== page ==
Protein Degradative Processes Associated with Anabolic Dysregulation in Diabetic Skeletal Muscle
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Skeletal muscle of obese Zucker rats function at higher rates of anabolism when compared to lean littermates, and are resistant to the anabolic effect of exercise. We recently determined that DEP domain containing mammalian target of rapamycin (mTOR)-interacting protein (DEPTOR), a potent negative binding partner of mTOR, is reduced in skeletal muscle of diabetic rats, suggesting that regulation of this protein may participate in the altered protein metabolism. The purpose of this investigation was to assess key regulators of DEPTOR expression, RING-box protein 1 (Rbx1) and beta-transducin repeat-containing protein (β-TrCP), in gastrocnemius muscle of rats with or without type 2 diabetes, with or without in vivo resistance exercise. We hypothesized that the reduced expression of DEPTOR would be accompanied by altered expression of Rbx1 and/or β-TrCP. Tissues from thirty male Zucker rats (16 lean [L], 14 obese [F]) collected from previous studies were used for this investigation. Rats were subsequently assigned to sedentary ([S]; 8 LS, 6 FS) or resistance exercise ([E]; 8 LE, 8 FE) groups. Exercised rats participated in four progressive bouts, with increasing repetitions and loads, over 8 days. Results indicate that DEPTOR mRNA levels were consistent with previously reported protein levels, with reduced content in LE compared to LS (p<0.05) and obese groups (FS and FE) not different than LE (p>0.05). β-TrCP protein levels were not affected by exercise, but were higher (39%) in obese compared to lean animals; whereas, β-TrCP mRNA content was 113% greater in FE compared to FS (p<0.05). There was a main effect of resistance exercise on Rbx1 protein content, where exercised animals had 30% lower levels of protein than sedentary animals. Further analysis revealed that Rbx1 protein content was suppressed by exercise in lean animals only (49% lower). A main effect of exercise was also observed for Rbx1 mRNA, where exercised animals displayed 47% higher levels than sedentary animals (p<0.05). In conclusion, we speculate that the heightened anabolic function in obese animals may be partly due to increased protein levels of β-TrCP, which may lead to suppressed DEPTOR levels and unrestricted mTOR activity. Additionally, the β-TrCP /DEPTOR interaction may be a key culprit for the reported resistance to anabolic stimuli in diabetic skeletal muscle.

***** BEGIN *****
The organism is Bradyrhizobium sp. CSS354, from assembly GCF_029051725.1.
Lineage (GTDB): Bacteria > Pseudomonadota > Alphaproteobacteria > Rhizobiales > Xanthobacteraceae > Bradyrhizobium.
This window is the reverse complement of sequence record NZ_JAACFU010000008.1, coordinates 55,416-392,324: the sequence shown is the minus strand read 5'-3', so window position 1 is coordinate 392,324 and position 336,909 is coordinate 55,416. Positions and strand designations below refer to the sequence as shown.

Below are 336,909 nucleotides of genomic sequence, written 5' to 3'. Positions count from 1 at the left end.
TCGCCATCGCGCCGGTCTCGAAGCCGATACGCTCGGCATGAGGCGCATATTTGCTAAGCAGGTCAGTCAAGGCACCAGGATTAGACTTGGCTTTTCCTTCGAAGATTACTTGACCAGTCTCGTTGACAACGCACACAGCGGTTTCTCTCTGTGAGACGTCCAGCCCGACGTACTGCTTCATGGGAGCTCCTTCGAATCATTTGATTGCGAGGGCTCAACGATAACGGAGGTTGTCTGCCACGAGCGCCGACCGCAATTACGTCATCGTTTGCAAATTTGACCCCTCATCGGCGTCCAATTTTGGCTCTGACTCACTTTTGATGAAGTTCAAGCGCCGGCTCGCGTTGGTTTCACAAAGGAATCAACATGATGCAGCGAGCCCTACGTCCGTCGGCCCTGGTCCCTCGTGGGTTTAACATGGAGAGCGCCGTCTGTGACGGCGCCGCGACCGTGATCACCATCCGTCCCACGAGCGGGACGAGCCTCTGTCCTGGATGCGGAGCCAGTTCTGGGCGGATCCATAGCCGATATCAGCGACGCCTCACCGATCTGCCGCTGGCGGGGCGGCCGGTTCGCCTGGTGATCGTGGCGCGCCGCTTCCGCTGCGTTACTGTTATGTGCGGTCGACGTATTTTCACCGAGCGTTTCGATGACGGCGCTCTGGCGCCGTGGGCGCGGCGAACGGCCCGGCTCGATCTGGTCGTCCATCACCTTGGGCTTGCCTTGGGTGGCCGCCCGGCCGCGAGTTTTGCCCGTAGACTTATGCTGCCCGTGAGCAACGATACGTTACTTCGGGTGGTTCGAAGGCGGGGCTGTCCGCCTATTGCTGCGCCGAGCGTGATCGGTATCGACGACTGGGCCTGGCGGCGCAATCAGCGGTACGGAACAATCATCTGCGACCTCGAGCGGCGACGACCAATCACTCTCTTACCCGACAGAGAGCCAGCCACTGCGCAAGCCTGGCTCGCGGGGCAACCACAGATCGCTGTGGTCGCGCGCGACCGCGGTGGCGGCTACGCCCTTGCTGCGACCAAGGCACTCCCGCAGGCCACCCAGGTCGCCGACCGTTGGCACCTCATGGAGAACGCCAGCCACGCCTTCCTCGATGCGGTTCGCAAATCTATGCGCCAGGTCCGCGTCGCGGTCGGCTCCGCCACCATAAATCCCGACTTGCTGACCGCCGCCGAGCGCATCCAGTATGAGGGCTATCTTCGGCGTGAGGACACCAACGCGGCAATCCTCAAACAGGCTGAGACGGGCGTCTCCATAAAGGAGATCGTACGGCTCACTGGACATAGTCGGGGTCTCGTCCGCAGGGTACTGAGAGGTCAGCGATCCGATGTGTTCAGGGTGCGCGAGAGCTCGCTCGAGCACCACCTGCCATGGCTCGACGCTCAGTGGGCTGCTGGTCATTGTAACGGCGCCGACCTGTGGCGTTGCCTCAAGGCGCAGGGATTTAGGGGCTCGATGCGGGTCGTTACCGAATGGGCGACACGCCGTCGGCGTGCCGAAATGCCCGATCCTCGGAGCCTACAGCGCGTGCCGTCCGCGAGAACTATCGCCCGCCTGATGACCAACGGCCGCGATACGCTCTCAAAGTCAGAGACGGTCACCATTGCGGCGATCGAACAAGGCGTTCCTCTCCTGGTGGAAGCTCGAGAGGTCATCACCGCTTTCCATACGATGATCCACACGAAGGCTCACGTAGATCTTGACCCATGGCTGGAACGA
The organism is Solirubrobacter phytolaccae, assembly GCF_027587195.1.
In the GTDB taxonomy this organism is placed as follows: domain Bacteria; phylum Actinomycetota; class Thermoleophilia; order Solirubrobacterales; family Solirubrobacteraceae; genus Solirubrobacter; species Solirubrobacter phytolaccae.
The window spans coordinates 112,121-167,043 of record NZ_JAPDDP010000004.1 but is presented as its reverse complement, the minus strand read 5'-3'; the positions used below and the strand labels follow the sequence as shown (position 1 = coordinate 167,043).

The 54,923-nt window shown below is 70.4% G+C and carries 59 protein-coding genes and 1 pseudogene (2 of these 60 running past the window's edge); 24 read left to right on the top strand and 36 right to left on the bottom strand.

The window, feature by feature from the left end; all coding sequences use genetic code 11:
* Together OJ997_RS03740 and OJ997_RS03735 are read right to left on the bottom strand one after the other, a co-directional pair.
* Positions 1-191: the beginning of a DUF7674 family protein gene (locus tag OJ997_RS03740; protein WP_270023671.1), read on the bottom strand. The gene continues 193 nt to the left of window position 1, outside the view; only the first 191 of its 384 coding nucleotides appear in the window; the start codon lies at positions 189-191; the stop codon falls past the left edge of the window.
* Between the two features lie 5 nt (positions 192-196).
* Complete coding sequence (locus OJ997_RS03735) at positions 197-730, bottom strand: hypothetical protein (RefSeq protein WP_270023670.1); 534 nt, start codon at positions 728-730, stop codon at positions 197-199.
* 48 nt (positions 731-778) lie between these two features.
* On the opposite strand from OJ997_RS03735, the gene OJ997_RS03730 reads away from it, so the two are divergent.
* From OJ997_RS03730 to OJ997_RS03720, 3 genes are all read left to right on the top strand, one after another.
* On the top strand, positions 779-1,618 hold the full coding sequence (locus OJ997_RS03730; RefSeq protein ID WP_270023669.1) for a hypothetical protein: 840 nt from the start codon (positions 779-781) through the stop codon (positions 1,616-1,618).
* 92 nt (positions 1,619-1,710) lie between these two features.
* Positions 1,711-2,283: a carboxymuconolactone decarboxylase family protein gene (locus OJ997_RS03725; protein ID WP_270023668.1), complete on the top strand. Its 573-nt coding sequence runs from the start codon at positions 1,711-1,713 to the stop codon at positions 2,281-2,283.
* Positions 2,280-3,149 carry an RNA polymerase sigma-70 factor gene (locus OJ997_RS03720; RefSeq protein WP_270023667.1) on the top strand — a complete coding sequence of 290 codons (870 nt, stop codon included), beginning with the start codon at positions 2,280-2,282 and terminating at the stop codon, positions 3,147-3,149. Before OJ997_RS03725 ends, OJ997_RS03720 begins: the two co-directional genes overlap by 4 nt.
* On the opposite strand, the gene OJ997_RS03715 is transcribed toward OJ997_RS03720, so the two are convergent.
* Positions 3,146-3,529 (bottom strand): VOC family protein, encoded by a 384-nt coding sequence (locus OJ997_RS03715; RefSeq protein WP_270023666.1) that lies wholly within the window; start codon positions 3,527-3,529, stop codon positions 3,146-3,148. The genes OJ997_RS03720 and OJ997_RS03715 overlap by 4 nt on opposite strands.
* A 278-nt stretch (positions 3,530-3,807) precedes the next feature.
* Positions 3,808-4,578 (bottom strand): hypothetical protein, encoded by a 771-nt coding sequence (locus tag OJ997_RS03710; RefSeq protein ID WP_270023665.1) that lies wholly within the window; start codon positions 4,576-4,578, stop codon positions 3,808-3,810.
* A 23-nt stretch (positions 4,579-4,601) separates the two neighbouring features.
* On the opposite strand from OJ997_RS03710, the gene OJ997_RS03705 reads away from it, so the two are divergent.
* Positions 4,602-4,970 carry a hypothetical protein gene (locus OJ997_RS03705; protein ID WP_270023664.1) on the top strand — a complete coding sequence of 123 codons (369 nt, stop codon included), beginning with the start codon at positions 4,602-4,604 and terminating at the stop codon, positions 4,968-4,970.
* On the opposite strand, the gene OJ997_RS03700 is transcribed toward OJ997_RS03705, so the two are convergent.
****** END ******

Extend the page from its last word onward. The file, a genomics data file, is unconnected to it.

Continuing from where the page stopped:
Perticone, Jacqueline Ilene (2014). Protein Degradative Processes Associated with Anabolic Dysregulation in Diabetic Skeletal Muscle. Master's thesis, Texas A & M University. Available electronically from